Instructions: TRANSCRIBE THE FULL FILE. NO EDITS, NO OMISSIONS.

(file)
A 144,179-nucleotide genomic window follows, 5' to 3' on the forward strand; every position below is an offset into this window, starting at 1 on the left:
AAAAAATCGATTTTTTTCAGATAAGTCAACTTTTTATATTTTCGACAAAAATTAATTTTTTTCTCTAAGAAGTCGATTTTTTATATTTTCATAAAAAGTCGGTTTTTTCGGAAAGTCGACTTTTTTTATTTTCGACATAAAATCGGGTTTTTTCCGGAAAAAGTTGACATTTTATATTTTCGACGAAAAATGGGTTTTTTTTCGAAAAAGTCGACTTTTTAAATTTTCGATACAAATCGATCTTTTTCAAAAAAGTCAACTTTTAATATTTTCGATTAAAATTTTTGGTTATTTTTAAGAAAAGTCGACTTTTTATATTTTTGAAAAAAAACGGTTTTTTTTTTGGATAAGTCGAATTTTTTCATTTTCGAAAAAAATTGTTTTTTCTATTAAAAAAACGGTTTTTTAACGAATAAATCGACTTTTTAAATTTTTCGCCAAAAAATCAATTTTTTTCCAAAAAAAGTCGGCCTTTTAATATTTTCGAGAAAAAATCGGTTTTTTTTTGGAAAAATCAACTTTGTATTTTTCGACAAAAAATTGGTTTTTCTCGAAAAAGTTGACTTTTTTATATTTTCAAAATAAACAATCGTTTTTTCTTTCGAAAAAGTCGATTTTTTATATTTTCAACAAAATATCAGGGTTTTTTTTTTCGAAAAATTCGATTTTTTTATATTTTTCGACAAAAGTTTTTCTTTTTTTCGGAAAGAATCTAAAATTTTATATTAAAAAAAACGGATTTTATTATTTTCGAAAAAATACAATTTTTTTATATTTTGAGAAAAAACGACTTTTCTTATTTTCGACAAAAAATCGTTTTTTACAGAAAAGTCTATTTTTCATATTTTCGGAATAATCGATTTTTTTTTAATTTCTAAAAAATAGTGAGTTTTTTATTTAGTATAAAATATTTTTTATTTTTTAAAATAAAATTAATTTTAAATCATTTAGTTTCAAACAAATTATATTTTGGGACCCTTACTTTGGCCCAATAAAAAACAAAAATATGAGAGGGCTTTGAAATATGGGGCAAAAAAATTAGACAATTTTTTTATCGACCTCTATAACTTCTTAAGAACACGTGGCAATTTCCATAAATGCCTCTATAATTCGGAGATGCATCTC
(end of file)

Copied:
A 144,179-nucleotide genomic window follows, 5' to 3' on the forward strand; every position below is an offset into this window, starting at 1 on the left:
AAAAAATCGATTTTTTTCAGATAAGTCAACTTTTTATATTTTCGACAAAAATTAATTTTTTTCTCTAAGAAGTCGATTTTTTATATTTTCATAAAAAGTCGGTTTTTTCGGAAAGTCGACTTTTTTTATTTTCGACATAAAATCGGGTTTTTTCCGGAAAAAGTTGACATTTTATATTTTCGACGAAAAATGGGTTTTTTTTCGAAAAAGTCGACTTTTTAAATTTTCGATACAAATCGATCTTTTTCAAAAAAGTCAACTTTTAATATTTTCGATTAAAATTTTTGGTTATTTTTAAGAAAAGTCGACTTTTTATATTTTTGAAAAAAAACGGTTTTTTTTTTGGATAAGTCGAATTTTTTCATTTTCGAAAAAAATTGTTTTTTCTATTAAAAAAACGGTTTTTTAACGAATAAATCGACTTTTTAAATTTTTCGCCAAAAAATCAATTTTTTTCCAAAAAAAGTCGGCCTTTTAATATTTTCGAGAAAAAATCGGTTTTTTTTTGGAAAAATCAACTTTGTATTTTTCGACAAAAAATTGGTTTTTCTCGAAAAAGTTGACTTTTTTATATTTTCAAAATAAACAATCGTTTTTTCTTTCGAAAAAGTCGATTTTTTATATTTTCAACAAAATATCAGGGTTTTTTTTTTCGAAAAATTCGATTTTTTTATATTTTTCGACAAAAGTTTTTCTTTTTTTCGGAAAGAATCTAAAATTTTATATTAAAAAAAACGGATTTTATTATTTTCGAAAAAATACAATTTTTTTATATTTTGAGAAAAAACGACTTTTCTTATTTTCGACAAAAAATCGTTTTTTACAGAAAAGTCTATTTTTCATATTTTCGGAATAATCGATTTTTTTTTAATTTCTAAAAAATAGTGAGTTTTTTATTTAGTATAAAATATTTTTTATTTTTTAAAATAAAATTAATTTTAAATCATTTAGTTTCAAACAAATTATATTTTGGGACCCTTACTTTGGCCCAATAAAAAACAAAAATATGAGAGGGCTTTGAAATATGGGGCAAAAAAATTAGACAATTTTTTTATCGACCTCTATAACTTCTTAAGAACACGTGGCAATTTCCATAAATGCCTCTATAATTCGGAGATGCATCTC